It may have ended with a loss, but the 2014-15 season was one big win for the men’s basketball program. The team finished the year with a 19–13 overall record, matching a program-best set 20 years earlier — and then went the 1994–95 squad one better with a first-ever post-season national tournament appearance.
After going 18-11 in regular season play, the Wildcats made it to the America East semifinals, taking a 67–63 quarterfinal victory from the University of Hartford at home before losing a 58-60 nail-biter at University of Albany. The record-making season — the team also set a new program record for number of home wins (12) and won its first America East playoff game at home in 20 years — earned the ’Cats an invitation to participate in the CollegeInsiders.com Postseason Tourney (CIT). On March 16, the team traveled to New Jersey to face off against New Jersey Institute of Technology. Led by Jaleen Smith ’17, Matt Miller ’15 and Danel Dion ’17, the Wildcats kept it close for much of the game but ultimately fell to the Highlanders, 77–84.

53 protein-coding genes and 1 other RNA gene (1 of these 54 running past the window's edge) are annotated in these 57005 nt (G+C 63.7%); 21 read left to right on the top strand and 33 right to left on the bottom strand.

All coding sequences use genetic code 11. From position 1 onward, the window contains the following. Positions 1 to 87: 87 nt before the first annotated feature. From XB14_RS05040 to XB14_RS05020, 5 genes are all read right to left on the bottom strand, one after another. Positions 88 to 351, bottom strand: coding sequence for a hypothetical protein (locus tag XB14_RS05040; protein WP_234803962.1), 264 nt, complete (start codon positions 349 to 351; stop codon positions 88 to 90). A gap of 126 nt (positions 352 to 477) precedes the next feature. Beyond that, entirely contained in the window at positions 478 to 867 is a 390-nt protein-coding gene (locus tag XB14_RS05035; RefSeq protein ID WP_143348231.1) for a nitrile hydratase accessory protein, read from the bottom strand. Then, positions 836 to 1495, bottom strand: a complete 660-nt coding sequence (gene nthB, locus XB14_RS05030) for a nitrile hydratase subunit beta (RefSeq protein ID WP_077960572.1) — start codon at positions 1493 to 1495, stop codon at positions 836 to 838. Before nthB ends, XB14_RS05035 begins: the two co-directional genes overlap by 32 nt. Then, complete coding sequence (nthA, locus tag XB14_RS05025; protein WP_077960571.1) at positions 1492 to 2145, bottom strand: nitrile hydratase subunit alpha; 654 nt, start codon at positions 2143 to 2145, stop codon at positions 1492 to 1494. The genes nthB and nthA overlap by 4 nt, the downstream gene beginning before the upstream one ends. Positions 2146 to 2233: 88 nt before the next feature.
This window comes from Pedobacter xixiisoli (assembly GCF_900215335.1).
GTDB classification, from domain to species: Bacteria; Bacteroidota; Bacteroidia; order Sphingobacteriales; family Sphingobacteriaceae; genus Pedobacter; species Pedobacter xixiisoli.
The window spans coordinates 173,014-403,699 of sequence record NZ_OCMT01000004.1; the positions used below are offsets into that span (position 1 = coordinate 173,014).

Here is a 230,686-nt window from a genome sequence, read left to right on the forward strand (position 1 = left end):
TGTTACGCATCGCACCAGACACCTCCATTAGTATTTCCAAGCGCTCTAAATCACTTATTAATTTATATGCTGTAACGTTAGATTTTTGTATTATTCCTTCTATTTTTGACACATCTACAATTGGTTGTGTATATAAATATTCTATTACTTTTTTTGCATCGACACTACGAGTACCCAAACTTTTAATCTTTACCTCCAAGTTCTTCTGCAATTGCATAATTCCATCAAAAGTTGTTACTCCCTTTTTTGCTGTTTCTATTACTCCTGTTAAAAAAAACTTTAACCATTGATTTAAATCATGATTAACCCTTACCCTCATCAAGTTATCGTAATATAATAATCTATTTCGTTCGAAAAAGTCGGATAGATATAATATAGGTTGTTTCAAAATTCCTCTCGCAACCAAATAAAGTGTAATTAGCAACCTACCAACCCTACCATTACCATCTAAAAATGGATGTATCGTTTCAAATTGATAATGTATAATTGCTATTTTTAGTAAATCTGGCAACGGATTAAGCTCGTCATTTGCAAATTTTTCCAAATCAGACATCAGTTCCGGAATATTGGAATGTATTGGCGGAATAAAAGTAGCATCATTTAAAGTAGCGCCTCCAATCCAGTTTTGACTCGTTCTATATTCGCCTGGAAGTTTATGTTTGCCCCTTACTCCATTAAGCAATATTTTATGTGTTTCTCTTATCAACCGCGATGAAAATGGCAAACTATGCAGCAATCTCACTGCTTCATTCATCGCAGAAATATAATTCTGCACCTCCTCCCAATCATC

Head coach Bill Herrion says the loss was anything but discouraging. “Getting to postseason play was really big for this team,” he says. “This is a great step in the right direction. Now we want to take the next step, which is winning a championship and getting to the NCAA tournament. ”
Following a difficult 2013–14 season in which the team earned just six wins, this year’s successes are particularly sweet. And while the bar has been raised, Herrion is confident his team, which lost only two players to graduation, is up to the challenge. “We’ve laid a pretty good foundation,” he says. “What we can’t do is now get comfortable because we won 19 games.”
It wasn’t just a good season for Herrion’s players. Now at the end of his 11th season at UNH, the coach found himself nominated for two different awards — the Hugh Durham National Coach of the Year, which honors a coach that has brought his or her team to success in a short amount of time, and the Skip Prosser Man of the Year Award, which recognizes a coach who has demonstrated strong moral conduct in addition to a winning record.
Herrion knew Prosser personally. “To be involved with something connected with his name is a great honor,” he says.
Originally published in UNH Magazine—Spring/Summer 2015 Issue